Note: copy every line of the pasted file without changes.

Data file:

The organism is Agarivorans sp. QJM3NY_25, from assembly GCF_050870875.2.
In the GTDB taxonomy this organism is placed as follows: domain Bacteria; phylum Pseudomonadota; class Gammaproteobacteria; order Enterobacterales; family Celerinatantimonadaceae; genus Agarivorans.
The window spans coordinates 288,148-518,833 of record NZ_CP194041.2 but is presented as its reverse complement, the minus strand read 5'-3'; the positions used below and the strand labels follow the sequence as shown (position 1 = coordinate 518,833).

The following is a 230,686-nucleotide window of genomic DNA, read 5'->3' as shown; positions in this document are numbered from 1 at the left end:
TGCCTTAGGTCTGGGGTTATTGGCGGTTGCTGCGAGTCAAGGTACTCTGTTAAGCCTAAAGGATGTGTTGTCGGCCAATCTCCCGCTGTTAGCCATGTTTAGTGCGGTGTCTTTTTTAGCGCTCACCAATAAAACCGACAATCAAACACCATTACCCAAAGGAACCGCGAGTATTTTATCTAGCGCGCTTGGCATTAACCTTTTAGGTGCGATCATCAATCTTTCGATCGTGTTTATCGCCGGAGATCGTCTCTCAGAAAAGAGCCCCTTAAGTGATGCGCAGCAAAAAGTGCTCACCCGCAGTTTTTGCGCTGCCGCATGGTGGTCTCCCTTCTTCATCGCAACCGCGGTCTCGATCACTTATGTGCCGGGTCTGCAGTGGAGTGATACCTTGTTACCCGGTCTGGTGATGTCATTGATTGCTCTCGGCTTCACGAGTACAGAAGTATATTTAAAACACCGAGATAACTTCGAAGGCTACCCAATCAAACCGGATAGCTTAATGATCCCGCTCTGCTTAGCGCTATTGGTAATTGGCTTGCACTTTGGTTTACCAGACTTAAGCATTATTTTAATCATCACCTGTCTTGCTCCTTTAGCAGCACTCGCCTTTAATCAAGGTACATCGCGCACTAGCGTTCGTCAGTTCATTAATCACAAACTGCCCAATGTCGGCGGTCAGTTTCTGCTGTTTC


The organism is Agarivorans sp. QJM3NY_25, from assembly GCF_050870875.2.
In the GTDB taxonomy this organism is placed as follows: domain Bacteria; phylum Pseudomonadota; class Gammaproteobacteria; order Enterobacterales; family Celerinatantimonadaceae; genus Agarivorans.
The window spans coordinates 288,148-518,833 of record NZ_CP194041.2 but is presented as its reverse complement, the minus strand read 5'-3'; the positions used below and the strand labels follow the sequence as shown (position 1 = coordinate 518,833).

The following is a 230,686-nucleotide window of genomic DNA, read 5'->3' as shown; positions in this document are numbered from 1 at the left end:
TGCCTTAGGTCTGGGGTTATTGGCGGTTGCTGCGAGTCAAGGTACTCTGTTAAGCCTAAAGGATGTGTTGTCGGCCAATCTCCCGCTGTTAGCCATGTTTAGTGCGGTGTCTTTTTTAGCGCTCACCAATAAAACCGACAATCAAACACCATTACCCAAAGGAACCGCGAGTATTTTATCTAGCGCGCTTGGCATTAACCTTTTAGGTGCGATCATCAATCTTTCGATCGTGTTTATCGCCGGAGATCGTCTCTCAGAAAAGAGCCCCTTAAGTGATGCGCAGCAAAAAGTGCTCACCCGCAGTTTTTGCGCTGCCGCATGGTGGTCTCCCTTCTTCATCGCAACCGCGGTCTCGATCACTTATGTGCCGGGTCTGCAGTGGAGTGATACCTTGTTACCCGGTCTGGTGATGTCATTGATTGCTCTCGGCTTCACGAGTACAGAAGTATATTTAAAACACCGAGATAACTTCGAAGGCTACCCAATCAAACCGGATAGCTTAATGATCCCGCTCTGCTTAGCGCTATTGGTAATTGGCTTGCACTTTGGTTTACCAGACTTAAGCATTATTTTAATCATCACCTGTCTTGCTCCTTTAGCAGCACTCGCCTTTAATCAAGGTACATCGCGCACTAGCGTTCGTCAGTTCATTAATCACAAACTGCCCAATGTCGGCGGTCAGTTTCTGCTGTTTC